From July 17 through 24 2020, our family took a vacation in the Scottish Northwest Highlands. We originally booked a holiday cottage in Gairloch for the week before(July 4 through 11) but the government lock-down owing to the COVID-19 pandemic quickly put paid to that plan. As luck would have it though, the same firm we booked the cottage through offered us another accommodation in the neighbouring village of Poolewe, just six miles from Gairloch for the following week, when shops and restaurants were allowed to open up. Having spent months at home, we naturally jumped at the chance!
The Northwest Highlands is not a place you would want to go for warm summer weather. But for natural beauty and a place to contemplate God’s glorious creation, I can’t think of a better place. The cottage we secured was spacious and comfortable with a large and well maintained garden. There was no internet connection – not even a telephone signal – but after months of the kids sat behind computer screens during the lockdown, it was exactly what the doctor ordered; a place where we could fully re-connect as a family and cast away our anxieties about all the dark events happening in the world.
The village itself only has about 200 inhabitants, many of which are retired couples who have sold up from the cities and moved here to enjoy their autumn years.
This part of the British Isles(57.7 degrees north latitude) is renowned for its beautiful, pristine beaches and unspoiled coastline, making it a favourite haunt for birders and other nature lovers. In mid July, dark night time skies are out of the question owing to strong twilight. The weather forecast didn’t bode well for star gazing during this week either, so I decided against bringing along a telescope but instead decided to carry a pair of binoculars; little and large – my Leica Trinovid 8 x 20 and my Pentax PCF WP II 20 x 60 high-power binocular which was mounted on a lightweight tripod/monopod. In addition, my eldest son brought along his 8 x 32 compact and my younger boy his 6.5 x 21 Papilio II.
But the trip was not entirely about leisure, at least for my wife. As a research technician in the Department of Biological & Environmental Sciences at the University of Stirling, her research group had been given the task of sampling the sands of the beaches all along the northwest coast to measure a number of radioactive isotopes. This work was commissioned by the Scottish Environmental Protection Agency (SEPA). That meant that we were to visit a number of beaches centred on Poolewe, which worked well for everyone; the boys could enjoy a swim and we could get good walks in along the beach collecting the samples.
I had decided to bring along my Leica Trinovid 8 x 20 as my main daytime binocular, partly because I had been feeling guilty about treating it more as an ornament than a dedicated field instrument. But as I was to discover, this little binocular is built like a tank(albeit a very small one lol) and was meant to be properly used. Indeed, I was more than delighted how well it put up with the vagaries of the northwest weather, which can change from bright, calm and sunny one minute, and then wet and windy the next. And during this week away, it endured heating in the Sun, sand, spray and even heavy downpours, coping admirably with the changing conditions. But it wasn’t exactly a free lunch; those difficult conditions meant that I had to clean the optics a couple of times during the week!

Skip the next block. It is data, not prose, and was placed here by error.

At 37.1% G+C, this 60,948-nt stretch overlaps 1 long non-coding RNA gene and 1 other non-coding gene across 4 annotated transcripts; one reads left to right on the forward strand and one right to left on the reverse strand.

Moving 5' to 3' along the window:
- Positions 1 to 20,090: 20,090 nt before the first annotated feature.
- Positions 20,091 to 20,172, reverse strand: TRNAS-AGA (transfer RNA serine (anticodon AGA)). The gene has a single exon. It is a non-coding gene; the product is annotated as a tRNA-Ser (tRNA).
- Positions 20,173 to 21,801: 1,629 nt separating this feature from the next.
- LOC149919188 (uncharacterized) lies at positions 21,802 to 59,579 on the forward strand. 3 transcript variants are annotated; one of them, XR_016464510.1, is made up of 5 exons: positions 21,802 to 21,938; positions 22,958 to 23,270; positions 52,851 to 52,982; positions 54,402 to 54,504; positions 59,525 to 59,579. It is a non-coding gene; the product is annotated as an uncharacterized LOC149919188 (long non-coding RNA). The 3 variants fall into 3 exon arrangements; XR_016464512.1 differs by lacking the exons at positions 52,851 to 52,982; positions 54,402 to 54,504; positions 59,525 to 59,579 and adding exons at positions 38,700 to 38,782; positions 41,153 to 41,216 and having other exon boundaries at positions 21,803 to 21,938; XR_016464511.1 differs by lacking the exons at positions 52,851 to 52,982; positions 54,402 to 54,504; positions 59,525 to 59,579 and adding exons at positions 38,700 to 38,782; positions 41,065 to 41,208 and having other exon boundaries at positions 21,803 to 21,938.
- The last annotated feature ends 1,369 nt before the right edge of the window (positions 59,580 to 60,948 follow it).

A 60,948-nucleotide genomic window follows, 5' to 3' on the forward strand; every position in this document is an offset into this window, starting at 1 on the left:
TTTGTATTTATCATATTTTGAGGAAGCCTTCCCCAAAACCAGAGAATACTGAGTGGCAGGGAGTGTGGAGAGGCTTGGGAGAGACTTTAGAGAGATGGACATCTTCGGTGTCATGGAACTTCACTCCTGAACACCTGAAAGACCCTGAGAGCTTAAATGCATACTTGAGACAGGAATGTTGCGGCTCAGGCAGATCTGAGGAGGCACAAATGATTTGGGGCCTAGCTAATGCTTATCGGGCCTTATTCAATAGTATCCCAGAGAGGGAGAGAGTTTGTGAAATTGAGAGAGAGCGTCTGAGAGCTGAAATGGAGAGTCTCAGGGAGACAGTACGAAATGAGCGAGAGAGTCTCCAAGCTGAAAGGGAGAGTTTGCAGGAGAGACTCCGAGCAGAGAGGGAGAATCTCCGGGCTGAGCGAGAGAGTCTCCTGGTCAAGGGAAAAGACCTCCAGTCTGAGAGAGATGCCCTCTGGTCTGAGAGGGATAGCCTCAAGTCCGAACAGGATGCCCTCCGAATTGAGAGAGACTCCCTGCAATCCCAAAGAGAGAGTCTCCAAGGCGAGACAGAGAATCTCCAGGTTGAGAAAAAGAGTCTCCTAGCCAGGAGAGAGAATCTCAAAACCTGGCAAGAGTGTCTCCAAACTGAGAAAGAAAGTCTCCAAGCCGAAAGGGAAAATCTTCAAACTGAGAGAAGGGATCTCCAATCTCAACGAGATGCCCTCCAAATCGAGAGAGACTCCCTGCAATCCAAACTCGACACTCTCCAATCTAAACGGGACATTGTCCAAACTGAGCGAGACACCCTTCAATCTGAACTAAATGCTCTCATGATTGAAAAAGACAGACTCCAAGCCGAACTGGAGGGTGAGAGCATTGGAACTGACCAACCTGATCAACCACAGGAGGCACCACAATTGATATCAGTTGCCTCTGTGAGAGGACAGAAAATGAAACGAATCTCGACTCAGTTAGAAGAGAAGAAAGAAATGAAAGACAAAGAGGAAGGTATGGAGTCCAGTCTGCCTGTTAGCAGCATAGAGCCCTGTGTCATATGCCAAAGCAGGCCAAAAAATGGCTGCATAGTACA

Contrary to what some binocular commentators have made, the Leica Trinovid 8 x 20 is easy to use. They claim that the small exit pupil of the binocular(2.5mm) is hard to square on with one’s eyes. But like all things in life, that’s only true for lack of practice. Indeed, I have given mention before that in strong daylight, there is little advantage to using a larger glass as one’s exit pupil shrinks to 2 or 3mm at the most. Furthermore, the best part of the your pupil is the central few millimetres, so when imaging with a small exit pupil you are minimising the optical aberrations inherent to one’s own eyes and this yields fine images only limited by the quality of the glass.
Glassing on the beach is one long adventure. Many types of birds – waders and gulls especially – grace the shoreline – providing many opportunities to study their antics. The rich colours, contours and grains of rocks, polished by the tides over countless millennia, all kinds of seaweed, beached jelly fish, crabs and other crustaceans, and brightly coloured shells of long-dead sea creatures, present many wonders to the eye, as do the ceaseless activities of the lapping waves constantly yielding their treasures as flotsam, jetsam, lagan and derelict. Each new binocular field presents something new and unfamiliar; endless visual riches provided by our Creator.